Deep Learning based motion artifact correction improves the quality of cortical reconstructions
Ben A Duffy1, Lu Zhao1, Arthur Toga1, and Hosung Kim1

1Institute of Neuroimaging and Informatics, University of Southern California, los angeles, CA, United States


Cortical reconstruction is prone to failure without high quality structural imaging data. Here, motion simulation was performed on good quality structural MRI images and used to train a regression convolutional neural network to predict the motion-free images as the output. We show that performing retrospective motion correction using a convolutional neural network is able to significantly reduce the number of cortical surface reconstruction quality control failures.


Head motion during MRI scanning results in serious confounding effects for subsequent neuroimaging analyses. Exclusion of images with visually-recognized motion artifact through a standard image quality control procedure inevitably leads to a smaller sample remaining in the study, Motion artifacts that are not easily identified in structural images may yet cause deterioration in the performance of post processing procedures such as cortical tissue segmentation and surface reconstruction. Here, we show that such depraved processing can be improved by retrospectively removing motion artifacts using a deep learning of motion artifact patterns generated by mathematical simulation.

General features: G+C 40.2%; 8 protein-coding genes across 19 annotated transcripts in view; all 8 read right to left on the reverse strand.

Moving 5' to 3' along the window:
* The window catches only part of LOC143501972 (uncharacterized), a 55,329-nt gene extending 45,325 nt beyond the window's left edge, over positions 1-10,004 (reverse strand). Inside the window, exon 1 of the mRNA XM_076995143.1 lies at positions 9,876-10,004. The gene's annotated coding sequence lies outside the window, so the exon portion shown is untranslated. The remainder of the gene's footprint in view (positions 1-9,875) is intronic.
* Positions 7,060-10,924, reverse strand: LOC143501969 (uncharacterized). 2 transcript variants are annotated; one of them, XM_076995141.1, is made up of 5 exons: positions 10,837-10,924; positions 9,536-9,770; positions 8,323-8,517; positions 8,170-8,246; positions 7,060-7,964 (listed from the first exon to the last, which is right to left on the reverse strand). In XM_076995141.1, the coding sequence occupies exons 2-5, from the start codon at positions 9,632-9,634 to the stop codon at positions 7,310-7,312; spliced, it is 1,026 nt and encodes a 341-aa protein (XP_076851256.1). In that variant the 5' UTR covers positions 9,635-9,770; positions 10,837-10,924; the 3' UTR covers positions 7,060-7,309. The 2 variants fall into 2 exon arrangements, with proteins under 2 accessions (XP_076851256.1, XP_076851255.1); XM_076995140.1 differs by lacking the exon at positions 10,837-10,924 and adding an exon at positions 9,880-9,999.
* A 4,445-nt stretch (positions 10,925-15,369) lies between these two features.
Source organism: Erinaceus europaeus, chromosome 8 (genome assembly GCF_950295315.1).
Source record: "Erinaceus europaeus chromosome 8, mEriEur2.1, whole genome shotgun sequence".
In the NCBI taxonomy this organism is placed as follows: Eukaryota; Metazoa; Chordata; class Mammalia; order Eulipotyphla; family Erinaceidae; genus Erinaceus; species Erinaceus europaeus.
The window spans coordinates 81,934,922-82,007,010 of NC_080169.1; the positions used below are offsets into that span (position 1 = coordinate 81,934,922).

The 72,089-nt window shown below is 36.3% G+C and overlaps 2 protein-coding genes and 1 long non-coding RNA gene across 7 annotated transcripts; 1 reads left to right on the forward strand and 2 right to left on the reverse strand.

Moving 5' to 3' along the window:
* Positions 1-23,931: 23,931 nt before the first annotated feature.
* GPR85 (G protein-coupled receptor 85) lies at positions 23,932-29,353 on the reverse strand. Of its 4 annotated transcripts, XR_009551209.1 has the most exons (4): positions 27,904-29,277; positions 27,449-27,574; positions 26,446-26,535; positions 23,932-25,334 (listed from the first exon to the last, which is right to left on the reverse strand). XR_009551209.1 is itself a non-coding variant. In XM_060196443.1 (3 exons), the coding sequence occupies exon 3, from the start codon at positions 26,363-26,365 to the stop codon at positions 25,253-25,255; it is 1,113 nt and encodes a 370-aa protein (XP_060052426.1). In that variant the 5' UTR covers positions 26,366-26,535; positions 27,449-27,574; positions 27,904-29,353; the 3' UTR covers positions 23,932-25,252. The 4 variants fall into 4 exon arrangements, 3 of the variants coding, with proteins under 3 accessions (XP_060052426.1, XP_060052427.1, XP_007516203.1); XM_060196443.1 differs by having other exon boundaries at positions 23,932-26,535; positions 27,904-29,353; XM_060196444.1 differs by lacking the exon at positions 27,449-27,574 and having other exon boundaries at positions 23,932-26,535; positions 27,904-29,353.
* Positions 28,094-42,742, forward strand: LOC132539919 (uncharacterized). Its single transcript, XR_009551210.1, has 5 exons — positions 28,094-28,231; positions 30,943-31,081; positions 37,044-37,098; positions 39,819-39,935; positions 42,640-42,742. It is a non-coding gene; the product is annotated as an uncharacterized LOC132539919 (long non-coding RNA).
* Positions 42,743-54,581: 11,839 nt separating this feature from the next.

We trained a regression convolutional neural network (CNN) using 875 T1-weighted MRI images from the Autism Brain Imaging Data Exchange (ABIDE) dataset that were deemed to have no significant artifacts by our in-house quality control (QC) protocol. A modified version of the HighRes3dNet [1], a compact and efficient 3D 8-convolutional layer CNN suited for large-scale 3D image data was used with an input size of 96 x 96 x 96. The CNN was trained using NiftyNet [2] with an Adam optimizer, an L2 loss function and a batch size of 1 per GPU. Networks were trained on three GPUs (Nvidia GTX1080Ti) for 50000 iterations. The CNN model was trained using simulated motion to predict the ground-truth motion-free images. Motion simulation was performed online during training. Artifacts were simulated by applying random linear phase shifts to a random selection of p phase-encoding lines in the Fourier transformed magnitude image, where p was sampled from a uniform distribution between 30-40% or 30-60% (Fig. 1a). The position of the image at one corrupted line was related to adjacent lines by a Gaussian random walk in order to simulate more coherent ghosting using a low standard deviation (SD) (0.01 voxels) or random artifacts using a high SD (1 voxel). The center 7 percent of k-space lines were preserved as corrupting these would change the contrast and position of the image. For evaluation, FreeSurfer was applied on separate 2034 test images from the ABIDE I and ABIDE II datasets. This constructed cortical surfaces on the images before and after motion correction. A visual QC protocol was used to detect QC failures by an operator blinded to the group identity.